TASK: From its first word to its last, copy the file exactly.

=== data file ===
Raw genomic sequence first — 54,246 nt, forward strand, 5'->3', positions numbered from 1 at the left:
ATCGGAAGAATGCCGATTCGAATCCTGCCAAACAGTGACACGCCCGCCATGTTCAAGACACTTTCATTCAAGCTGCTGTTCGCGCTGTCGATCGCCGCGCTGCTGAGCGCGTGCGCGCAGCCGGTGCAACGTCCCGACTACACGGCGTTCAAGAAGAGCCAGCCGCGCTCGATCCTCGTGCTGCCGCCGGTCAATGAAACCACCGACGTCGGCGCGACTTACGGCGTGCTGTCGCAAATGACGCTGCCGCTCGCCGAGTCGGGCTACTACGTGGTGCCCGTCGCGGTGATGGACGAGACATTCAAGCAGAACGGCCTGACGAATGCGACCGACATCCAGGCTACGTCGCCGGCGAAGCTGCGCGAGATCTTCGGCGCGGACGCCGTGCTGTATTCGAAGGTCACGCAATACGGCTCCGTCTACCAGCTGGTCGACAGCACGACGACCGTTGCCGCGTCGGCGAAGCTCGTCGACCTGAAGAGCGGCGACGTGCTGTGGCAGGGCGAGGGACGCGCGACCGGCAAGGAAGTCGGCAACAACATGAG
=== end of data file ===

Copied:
Raw genomic sequence first — 54,246 nt, forward strand, 5'->3', positions numbered from 1 at the left:
ATCGGAAGAATGCCGATTCGAATCCTGCCAAACAGTGACACGCCCGCCATGTTCAAGACACTTTCATTCAAGCTGCTGTTCGCGCTGTCGATCGCCGCGCTGCTGAGCGCGTGCGCGCAGCCGGTGCAACGTCCCGACTACACGGCGTTCAAGAAGAGCCAGCCGCGCTCGATCCTCGTGCTGCCGCCGGTCAATGAAACCACCGACGTCGGCGCGACTTACGGCGTGCTGTCGCAAATGACGCTGCCGCTCGCCGAGTCGGGCTACTACGTGGTGCCCGTCGCGGTGATGGACGAGACATTCAAGCAGAACGGCCTGACGAATGCGACCGACATCCAGGCTACGTCGCCGGCGAAGCTGCGCGAGATCTTCGGCGCGGACGCCGTGCTGTATTCGAAGGTCACGCAATACGGCTCCGTCTACCAGCTGGTCGACAGCACGACGACCGTTGCCGCGTCGGCGAAGCTCGTCGACCTGAAGAGCGGCGACGTGCTGTGGCAGGGCGAGGGACGCGCGACCGGCAAGGAAGTCGGCAACAACATGAG